Thanks to Sheryn Omeri of Cloisters for preparing this case summary
How should the pension of fee paid (ie part-time) judicial officers be calculated?
According to a number of straightforward principles, holds the employment tribunal in the important case of O'Brien v MOJ.
The Supreme Court had previously held that Mr O'Brien, a retired Recorder, was entitled to a pension on terms equivalent to those applicable to a circuit judge, pursuant to the Part Time Workers (Prevention of Less Favourable Treatment) Regulations 2000. It remitted the case to the employment tribunal to determine the principles upon which the quantum of that pension entitlement must be calculated to ensure equivalence.
The tribunal held that Mr O'Brien was entitled to a pension calculated from the start of his service in 1978 even though this pre-dated the commencement of the Regulations, and to an award of compensation that included an 'interest-like sum' in addition to the payment of arrears of pension and lump sum. The multiplicand for the purposes of computing Mr O'Brien's pension entitlement was to be determined by multiplying the salary of a full-time circuit judge as at the date of Mr O'Brien's retirement by a factor which equalled the total number of days on which he sat throughout his career divided by 210, and dividing the result by the length of his service.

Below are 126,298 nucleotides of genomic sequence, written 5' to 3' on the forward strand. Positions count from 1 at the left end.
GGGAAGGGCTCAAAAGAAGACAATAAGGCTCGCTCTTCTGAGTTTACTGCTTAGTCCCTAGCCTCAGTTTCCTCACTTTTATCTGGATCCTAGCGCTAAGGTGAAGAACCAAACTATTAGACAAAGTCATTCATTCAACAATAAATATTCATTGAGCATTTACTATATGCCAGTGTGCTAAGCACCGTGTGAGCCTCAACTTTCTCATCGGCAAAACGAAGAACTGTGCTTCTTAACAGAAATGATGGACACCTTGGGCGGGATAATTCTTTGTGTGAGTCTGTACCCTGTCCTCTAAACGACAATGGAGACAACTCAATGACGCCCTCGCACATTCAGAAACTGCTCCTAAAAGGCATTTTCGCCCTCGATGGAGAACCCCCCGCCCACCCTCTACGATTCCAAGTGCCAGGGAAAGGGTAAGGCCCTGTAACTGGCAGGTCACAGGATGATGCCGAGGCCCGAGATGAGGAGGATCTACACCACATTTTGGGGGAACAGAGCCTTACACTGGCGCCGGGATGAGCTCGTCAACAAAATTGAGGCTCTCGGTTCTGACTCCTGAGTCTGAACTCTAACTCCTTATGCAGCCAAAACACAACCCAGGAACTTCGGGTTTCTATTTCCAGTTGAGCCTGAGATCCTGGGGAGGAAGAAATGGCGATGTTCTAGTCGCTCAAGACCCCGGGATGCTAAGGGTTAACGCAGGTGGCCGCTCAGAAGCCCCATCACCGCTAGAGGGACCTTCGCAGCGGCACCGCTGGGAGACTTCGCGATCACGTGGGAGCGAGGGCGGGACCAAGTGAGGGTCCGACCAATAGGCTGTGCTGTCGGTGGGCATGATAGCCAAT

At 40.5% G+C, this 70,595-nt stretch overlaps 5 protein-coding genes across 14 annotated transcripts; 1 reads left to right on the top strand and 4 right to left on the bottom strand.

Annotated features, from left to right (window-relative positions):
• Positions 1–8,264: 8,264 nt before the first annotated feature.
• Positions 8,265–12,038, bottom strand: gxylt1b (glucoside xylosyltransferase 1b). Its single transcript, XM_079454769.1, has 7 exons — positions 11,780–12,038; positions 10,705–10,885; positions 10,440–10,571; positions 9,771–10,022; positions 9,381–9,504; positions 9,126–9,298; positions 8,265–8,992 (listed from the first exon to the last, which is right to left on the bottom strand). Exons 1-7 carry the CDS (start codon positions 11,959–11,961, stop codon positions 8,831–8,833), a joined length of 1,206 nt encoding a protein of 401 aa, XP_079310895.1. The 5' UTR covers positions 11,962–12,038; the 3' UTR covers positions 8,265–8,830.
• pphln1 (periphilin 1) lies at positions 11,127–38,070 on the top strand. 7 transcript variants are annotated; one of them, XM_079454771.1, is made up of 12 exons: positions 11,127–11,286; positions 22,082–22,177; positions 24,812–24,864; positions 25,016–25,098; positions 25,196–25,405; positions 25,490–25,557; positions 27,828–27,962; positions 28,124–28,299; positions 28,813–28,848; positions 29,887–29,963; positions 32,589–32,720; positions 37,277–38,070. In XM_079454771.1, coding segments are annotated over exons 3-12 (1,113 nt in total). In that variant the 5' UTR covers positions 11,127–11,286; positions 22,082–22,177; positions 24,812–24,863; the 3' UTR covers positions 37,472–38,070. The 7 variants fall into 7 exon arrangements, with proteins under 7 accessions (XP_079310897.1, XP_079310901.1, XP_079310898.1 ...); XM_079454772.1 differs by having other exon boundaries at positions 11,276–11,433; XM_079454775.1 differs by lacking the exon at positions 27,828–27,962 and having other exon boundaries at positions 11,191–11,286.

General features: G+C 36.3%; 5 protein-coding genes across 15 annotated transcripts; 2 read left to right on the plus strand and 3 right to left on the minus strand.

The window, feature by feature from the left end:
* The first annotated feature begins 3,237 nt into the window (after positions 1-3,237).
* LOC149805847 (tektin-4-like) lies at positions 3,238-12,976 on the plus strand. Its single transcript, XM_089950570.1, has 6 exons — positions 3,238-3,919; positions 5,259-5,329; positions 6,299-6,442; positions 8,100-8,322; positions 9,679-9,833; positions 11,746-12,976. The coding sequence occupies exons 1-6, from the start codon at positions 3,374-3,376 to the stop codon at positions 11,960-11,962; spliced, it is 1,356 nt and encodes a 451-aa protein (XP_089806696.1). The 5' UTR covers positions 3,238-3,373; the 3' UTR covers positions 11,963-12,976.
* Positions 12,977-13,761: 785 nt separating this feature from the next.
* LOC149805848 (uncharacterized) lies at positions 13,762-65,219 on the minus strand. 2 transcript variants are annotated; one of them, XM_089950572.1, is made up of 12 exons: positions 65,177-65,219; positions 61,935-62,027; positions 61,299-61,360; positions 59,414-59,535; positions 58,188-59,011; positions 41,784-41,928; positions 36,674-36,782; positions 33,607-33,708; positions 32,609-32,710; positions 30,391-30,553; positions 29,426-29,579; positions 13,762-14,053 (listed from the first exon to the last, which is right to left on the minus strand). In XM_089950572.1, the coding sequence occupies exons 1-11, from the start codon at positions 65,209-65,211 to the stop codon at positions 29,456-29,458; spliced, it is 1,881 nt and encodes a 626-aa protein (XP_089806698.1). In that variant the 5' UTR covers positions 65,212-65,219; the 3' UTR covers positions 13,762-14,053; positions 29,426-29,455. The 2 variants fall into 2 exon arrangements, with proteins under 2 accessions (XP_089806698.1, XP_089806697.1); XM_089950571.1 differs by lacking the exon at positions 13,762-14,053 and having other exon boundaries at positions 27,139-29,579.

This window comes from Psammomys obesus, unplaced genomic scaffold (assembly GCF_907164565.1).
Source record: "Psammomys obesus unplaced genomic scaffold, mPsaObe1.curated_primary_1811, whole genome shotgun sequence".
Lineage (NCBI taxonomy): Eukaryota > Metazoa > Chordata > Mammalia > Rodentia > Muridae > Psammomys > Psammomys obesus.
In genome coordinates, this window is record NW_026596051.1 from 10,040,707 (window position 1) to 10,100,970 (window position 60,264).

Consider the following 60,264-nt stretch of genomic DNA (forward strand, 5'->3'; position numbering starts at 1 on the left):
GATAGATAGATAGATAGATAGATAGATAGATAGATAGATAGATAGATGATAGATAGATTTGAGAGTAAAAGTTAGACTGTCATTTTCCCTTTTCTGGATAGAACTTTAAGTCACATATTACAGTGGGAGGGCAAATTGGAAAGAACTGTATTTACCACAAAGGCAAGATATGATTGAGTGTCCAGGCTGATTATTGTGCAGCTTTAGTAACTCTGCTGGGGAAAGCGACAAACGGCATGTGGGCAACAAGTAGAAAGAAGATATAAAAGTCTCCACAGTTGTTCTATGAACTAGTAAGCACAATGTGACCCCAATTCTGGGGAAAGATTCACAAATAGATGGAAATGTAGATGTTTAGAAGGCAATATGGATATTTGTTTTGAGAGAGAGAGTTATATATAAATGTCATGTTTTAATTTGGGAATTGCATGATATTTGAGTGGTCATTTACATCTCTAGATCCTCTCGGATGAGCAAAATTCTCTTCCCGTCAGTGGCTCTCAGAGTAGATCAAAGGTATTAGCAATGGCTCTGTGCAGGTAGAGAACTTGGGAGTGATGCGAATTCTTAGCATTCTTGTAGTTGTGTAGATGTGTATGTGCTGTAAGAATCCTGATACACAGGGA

This decision will, subject to any appeal, bind the Ministry of Justice with respect to all part-time judges - including fee-paid employment tribunal judges, recorders, deputy district judges and deputy High Court judges.